Offering Ridiculously Low Prices

Another thing scammers do is offer absurdly low prices for solar equipment. This tends to be true with door-to-door sales reps. They try to pique your interest by offering super low prices because they know people tend to be more interested in things that are affordable.

This is where the trouble starts. Once they get your order, the change orders start piling up and your final cost is well above what was promised. Unrealistically priced solar panels often mean cheap panels that won’t hold up and may not even pass an inspection.

To avoid this trap, research on how much solar panel installations cost in your area. You don’t have to go broke getting a solar panel installation.

Not Having a Signed Contract

A legitimate solar company will provide you with a free estimate, but this estimate is NOT a contract. It’s an outline of what you should expect to pay after the installation is completed.

Many shady California solar companies will want to start work before all the contracts are signed. If this happens, you’ll probably end up paying much more than the original estimate. Make sure the contract(s) outline exactly what the cost is and what work you’re paying to have done. If they show up and want to get up on your roof without permission, call the police.

Solar Renewable Energy Certificates (SRECS)

Solar Renewable Energy Certificates (SRECS) cover certain specific percentages of electric bills from solar panels. California has SRECS and you can find out about them from Royal Solar or from the state. The state tracks your eligibility for these certificates. They are only offered by the state. Any private company that says they can get them is a fraud and you should avoid dealing with them. These scams tend to be found online.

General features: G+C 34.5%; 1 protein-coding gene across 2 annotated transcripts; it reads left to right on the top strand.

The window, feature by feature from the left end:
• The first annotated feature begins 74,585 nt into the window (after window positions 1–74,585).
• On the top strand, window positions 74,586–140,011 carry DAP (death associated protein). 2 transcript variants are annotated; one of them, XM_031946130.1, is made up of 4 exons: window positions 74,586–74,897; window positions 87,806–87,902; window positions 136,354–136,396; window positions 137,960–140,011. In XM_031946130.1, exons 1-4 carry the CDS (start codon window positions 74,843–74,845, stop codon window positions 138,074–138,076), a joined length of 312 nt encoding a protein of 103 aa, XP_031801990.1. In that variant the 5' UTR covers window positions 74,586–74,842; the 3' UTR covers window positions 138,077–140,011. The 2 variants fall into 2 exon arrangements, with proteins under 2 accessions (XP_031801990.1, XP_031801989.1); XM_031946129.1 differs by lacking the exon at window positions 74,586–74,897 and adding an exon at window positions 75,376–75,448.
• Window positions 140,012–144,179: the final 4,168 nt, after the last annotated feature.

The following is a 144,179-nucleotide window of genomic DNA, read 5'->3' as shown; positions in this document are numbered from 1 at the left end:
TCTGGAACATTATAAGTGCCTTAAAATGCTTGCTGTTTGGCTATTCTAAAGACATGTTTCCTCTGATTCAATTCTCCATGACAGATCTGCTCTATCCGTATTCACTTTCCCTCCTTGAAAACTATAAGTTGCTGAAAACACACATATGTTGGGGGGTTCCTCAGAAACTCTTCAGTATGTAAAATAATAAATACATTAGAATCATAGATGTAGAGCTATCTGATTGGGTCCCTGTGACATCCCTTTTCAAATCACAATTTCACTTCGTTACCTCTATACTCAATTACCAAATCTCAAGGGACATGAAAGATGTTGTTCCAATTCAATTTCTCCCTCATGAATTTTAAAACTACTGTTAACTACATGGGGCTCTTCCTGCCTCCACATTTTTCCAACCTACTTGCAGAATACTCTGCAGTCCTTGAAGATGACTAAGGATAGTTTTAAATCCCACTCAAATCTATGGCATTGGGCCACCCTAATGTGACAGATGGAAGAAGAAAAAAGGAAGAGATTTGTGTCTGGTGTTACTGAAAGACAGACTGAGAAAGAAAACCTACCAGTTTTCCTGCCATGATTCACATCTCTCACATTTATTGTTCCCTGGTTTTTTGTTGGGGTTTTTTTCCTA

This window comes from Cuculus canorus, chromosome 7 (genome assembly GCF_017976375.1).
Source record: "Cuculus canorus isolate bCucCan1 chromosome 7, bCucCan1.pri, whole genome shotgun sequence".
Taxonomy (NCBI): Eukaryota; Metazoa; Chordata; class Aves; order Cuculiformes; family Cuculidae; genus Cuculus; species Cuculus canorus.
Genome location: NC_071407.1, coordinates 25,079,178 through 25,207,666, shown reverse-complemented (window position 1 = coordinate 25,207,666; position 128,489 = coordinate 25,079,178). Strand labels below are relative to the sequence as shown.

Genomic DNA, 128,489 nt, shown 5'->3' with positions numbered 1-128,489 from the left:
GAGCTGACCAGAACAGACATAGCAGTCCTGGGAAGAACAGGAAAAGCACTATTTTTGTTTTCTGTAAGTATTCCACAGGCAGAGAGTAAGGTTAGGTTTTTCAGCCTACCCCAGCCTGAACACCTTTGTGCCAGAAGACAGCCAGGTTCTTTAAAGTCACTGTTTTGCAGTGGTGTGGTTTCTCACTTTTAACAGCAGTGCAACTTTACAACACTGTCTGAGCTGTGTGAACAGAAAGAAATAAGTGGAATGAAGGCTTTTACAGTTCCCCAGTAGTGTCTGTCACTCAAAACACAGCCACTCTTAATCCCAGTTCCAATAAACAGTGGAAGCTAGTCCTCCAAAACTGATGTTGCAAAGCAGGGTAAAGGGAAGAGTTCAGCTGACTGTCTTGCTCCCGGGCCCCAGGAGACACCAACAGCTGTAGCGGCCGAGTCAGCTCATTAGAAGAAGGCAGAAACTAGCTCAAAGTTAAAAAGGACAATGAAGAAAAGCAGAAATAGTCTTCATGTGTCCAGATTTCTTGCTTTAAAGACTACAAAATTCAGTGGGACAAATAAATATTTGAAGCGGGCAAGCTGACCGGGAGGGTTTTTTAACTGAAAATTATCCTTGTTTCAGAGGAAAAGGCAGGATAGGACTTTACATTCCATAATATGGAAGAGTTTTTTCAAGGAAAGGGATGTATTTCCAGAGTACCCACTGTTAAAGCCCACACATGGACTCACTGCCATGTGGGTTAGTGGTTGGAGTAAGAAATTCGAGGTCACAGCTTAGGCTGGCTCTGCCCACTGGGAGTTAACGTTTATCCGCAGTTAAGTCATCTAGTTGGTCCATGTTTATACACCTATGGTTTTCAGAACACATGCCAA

Trying to Get You to Lease Rather Than Buy Your Solar Panels

Some scam artists will try to get you to lease, rather than purchase your solar panels. The only person who benefits from this set-up is the one who owns the solar panels. If the company says otherwise or tries to pressure you, this is a major red flag.

Buying rather than leasing your system has several advantages. The first is it reduces your average kilowatt per hour (kVh) cost, it also has a number of other long-term benefits, which include:

  • Receiving state and federal tax incentives
  • Increase your property value
  • Lock in flat monthly payments

Research Your Solar Installation Company

Shady solar companies exist, which is an unfortunate fact of life. These con artists give the rest of the industry a bad name and make it hard for the legitimate companies to operate. Trustworthy companies are out there, but you need to do your research.

To find a trustworthy company, do your research. Look for these qualities:

  • Local community experiences
  • The amount of solar experience they have. The more the better. You don’t want someone who just entered the business to install your system.
  • More positive than negative reviews online
  • Offers a high-quality product with a manufacturer’s warranty
  • They have an available service department
  • Can be reached by phone, email, or an office visit if needed
  • Customer recommendations and referrals
  • Financing options
  • They have clear, truthful, and easy to understand contracts